If the name Maple Media doesn't ring a bell, it might be time to put the Californian company on your watchlist. Over the past few years, the startup has purchased many popular Indie Android apps like the podcast player Player FM, the photo collage maker Pic Stitch, and a whole bunch of games.
According to a TechCrunch investigation, the company's goal is to optimize existing IAP revenue streams and add its advertising network to its purchases, all while optimizing the apps thanks to shared code and developer expertise across the lineup. It looks like the latest product to become part of Maple Media's portfolio is Klinker Apps' PulseSMS, a Pushbullet competitor focused on cross-platform text message synchronization.
Discord is a wildly popular messaging platform among gamers, offering plenty of tools for organizing a gaming session or livestreaming. Some of the more advanced features like large file uploads and higher stream resolution require a subscription, and as of today, those can be managed through Google Play, along with any other in-app purchases.
Google's rumored crackdown on in-app purchases has just been formally announced. The company is planning to step up enforcement of its existing rules regarding purchases made inside apps on the Play Store. However, developers don't have to rush to accommodate these changes immediately; the company is granting a one year reprieve in light of current events before it begins policing things more intently.
Google is reportedly gearing up for a crackdown on in-app purchases for apps distributed via the Play Store. Google has long required that developers give the company a cut of in-app purchases, but it hasn't strictly enforced that rule for big names like Amazon, Netflix, and Spotify, who all allow for billing and purchases in their apps separately from Google's required system. According to Bloomberg, the day of reckoning is coming, and Google will reportedly update its guidelines as soon as next week to further clarify the billing requirement ahead of more aggressive enforcement.
Tom and Jerry: Chase has existed in China for over two years and proved to be an exceptionally popular title with over 100 million registered users, and so NetEase has finally released the game in more territories. Specifically, this 1v4 asymmetric mobile game is now available in Southeast Asia, which could be a sign the game will eventually make its way West. While there's no word from NetEase or Warner Brothers that Tom and Jerry: Chase will see a wider release outside of SEA, the fact the title has finally left China is a good sign both companies are interested in a broader market.
I recently received an early access notification for Noodlecake's 2D Rocket League clone Motorball. Seeing that I'm an avid Rocket League player, I had to take the game for a spin. Thus, I'm glad to report that I came away impressed. Hands-down, Motorball is an enjoyable competitive game that's already working smoothly, and even though its official release isn't until tomorrow (August 6th), the title is already available for all to enjoy. So if you'd like to work your way up the Motorball leaderboard a little early, now's your chance.
Yoko Taro's mobile RPG SINoALICE will finally see a worldwide release after an indefinite delay last year. The game was initially published in Japan back in 2017 by Nexon, and yet it would appear that the publisher wants nothing to do with the title anymore, and so Nexon is transferring the license to the original developer Pokelabo. Interestingly Pokelabo has just announced that it's cooperating with Square Enix to bring the game to the West on July 1st, though I have to wonder if this announcement is simply a last-ditch effort to make money with an aging mobile game that even Nexon couldn't bring to fruition as a global release.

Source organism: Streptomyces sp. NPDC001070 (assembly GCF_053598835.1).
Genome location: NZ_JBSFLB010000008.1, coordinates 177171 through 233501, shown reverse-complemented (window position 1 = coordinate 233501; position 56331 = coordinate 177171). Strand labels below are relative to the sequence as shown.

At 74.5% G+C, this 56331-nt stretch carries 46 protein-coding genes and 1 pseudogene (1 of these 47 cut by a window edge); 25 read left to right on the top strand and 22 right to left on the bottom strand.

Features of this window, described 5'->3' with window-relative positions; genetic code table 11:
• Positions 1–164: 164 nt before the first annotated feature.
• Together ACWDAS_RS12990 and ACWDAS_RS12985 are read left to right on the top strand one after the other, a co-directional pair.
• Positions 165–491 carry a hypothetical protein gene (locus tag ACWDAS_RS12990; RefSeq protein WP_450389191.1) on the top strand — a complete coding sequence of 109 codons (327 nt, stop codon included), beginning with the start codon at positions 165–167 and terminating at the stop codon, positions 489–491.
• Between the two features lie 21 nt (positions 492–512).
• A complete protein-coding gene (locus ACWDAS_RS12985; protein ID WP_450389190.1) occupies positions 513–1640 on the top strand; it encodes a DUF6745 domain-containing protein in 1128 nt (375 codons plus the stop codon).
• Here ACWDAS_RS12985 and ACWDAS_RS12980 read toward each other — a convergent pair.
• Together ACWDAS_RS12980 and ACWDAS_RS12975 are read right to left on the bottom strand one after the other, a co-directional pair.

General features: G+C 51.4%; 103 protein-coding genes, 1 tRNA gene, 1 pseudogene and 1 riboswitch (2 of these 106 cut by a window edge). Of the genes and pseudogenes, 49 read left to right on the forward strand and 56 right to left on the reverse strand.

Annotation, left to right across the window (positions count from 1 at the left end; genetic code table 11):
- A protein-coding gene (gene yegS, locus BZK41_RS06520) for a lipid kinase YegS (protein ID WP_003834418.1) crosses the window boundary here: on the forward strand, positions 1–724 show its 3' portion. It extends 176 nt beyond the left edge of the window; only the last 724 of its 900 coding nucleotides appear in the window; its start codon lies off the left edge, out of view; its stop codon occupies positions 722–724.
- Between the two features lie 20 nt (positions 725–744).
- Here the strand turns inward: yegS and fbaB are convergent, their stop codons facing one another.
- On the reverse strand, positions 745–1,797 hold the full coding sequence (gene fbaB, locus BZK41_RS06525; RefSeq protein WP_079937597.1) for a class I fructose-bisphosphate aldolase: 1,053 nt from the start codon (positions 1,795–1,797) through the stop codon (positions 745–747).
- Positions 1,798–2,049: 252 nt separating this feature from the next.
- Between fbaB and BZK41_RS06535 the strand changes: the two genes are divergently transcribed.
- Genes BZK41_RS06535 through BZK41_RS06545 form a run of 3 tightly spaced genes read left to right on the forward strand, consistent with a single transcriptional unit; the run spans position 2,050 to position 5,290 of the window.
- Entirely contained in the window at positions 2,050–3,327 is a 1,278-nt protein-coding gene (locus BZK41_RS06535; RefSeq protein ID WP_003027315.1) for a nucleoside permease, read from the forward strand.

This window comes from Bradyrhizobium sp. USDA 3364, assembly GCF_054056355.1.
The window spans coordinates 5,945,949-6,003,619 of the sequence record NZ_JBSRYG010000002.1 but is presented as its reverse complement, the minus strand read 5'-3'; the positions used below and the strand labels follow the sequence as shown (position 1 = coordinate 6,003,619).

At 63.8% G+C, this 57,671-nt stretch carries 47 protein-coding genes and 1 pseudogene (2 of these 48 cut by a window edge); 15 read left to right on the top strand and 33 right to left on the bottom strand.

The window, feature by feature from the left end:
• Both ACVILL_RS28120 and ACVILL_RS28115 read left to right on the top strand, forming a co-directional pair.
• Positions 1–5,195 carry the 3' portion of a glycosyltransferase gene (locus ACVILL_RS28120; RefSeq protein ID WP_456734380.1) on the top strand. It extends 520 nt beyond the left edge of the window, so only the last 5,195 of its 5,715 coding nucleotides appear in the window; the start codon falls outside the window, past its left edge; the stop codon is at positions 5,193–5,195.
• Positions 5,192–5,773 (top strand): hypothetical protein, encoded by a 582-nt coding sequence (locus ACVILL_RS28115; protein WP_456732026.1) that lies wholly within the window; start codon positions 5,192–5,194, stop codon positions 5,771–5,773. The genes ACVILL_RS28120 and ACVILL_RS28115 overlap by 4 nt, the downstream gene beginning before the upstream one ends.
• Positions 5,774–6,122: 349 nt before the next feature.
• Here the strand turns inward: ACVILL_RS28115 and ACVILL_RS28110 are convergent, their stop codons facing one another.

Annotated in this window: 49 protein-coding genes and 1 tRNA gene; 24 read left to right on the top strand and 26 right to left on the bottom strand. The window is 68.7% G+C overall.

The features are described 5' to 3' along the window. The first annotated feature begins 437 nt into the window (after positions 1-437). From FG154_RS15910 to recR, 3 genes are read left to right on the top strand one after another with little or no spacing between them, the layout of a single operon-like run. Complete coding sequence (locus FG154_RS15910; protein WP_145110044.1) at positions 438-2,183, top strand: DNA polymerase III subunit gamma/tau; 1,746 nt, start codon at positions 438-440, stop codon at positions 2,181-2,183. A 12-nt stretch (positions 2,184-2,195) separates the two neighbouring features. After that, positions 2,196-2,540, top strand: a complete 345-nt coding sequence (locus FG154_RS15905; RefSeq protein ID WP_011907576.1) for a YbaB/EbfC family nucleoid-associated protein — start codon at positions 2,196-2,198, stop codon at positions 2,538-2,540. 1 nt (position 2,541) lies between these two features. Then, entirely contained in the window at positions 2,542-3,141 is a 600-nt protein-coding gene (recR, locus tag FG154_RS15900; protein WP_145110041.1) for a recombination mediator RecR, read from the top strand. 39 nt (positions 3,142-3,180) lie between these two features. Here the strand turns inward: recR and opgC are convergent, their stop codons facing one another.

You may have never heard of it, but the Crazyracing KartRider series is a popular franchise in South Korea, and so Nexon has finally brought the racer to the West with the release for KartRider Rush+. This is a free-to-play kart racer, much like Mario Kart Tour, and so drifting around corners while dodging obstacles is the game's bread and butter, though much like its competition from Nintendo, this is a game filled with in-app purchases, so expect a plethora of customization options that are available for purchase should you want to deck out your racer and kart.
This story was originally published and last updated .
If you've been nostalgic for a round of Block Breaker Deluxe or a trip to the world of Gangstars 2, you're in luck: everyone's sometimes-favorite mobile game developer finally heard you. Gameloft's roots, creating quality clones that aren't filled with in-app purchases, were long a reason for the popularity of the company's titles, and its newest release fully embraces that beloved (if slightly cringe-y) tradition. In celebration of twenty years in the industry (and some questionable lifting of ideas), Gameloft has released a game collection app called Gameloft Classics: 20 Years. It brings with it a total of 30 classic games, but be warned, these titles are from the flip phone era, and so the titles currently available only cover Gameloft's earliest releases.
It's official, Nintendo has tweeted the arrival date for Mario Kart Tour's long-awaited addition of online multiplayer. Back when the game first landed on Android in September of 2019, it was clear the lack of a true online multiplayer mode held the game back. Two months later, Nintendo released a limited online multiplayer beta for subscription members to test, and then a second beta took place at the end of this past January, and this one was open to the public. Well, now that fans and the general public alike have adequately tested the upcoming multiplayer mode, it's now clear that we can expect the official arrival of Mario Kart Tour's online multiplayer on March 8th.